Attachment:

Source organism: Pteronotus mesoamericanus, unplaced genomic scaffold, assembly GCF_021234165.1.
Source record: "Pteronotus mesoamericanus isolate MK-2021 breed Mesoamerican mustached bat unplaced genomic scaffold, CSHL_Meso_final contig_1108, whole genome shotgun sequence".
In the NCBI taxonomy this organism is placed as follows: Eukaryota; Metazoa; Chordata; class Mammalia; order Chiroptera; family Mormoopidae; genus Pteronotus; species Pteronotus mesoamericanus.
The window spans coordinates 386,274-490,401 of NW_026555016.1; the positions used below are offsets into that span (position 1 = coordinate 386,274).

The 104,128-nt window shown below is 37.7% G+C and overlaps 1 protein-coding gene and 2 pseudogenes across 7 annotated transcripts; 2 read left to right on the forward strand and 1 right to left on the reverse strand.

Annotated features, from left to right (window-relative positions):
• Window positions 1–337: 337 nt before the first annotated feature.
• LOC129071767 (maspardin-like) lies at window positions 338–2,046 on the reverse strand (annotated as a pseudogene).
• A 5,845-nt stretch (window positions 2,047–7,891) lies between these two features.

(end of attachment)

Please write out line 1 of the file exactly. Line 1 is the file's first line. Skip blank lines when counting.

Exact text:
Source organism: Pteronotus mesoamericanus, unplaced genomic scaffold, assembly GCF_021234165.1.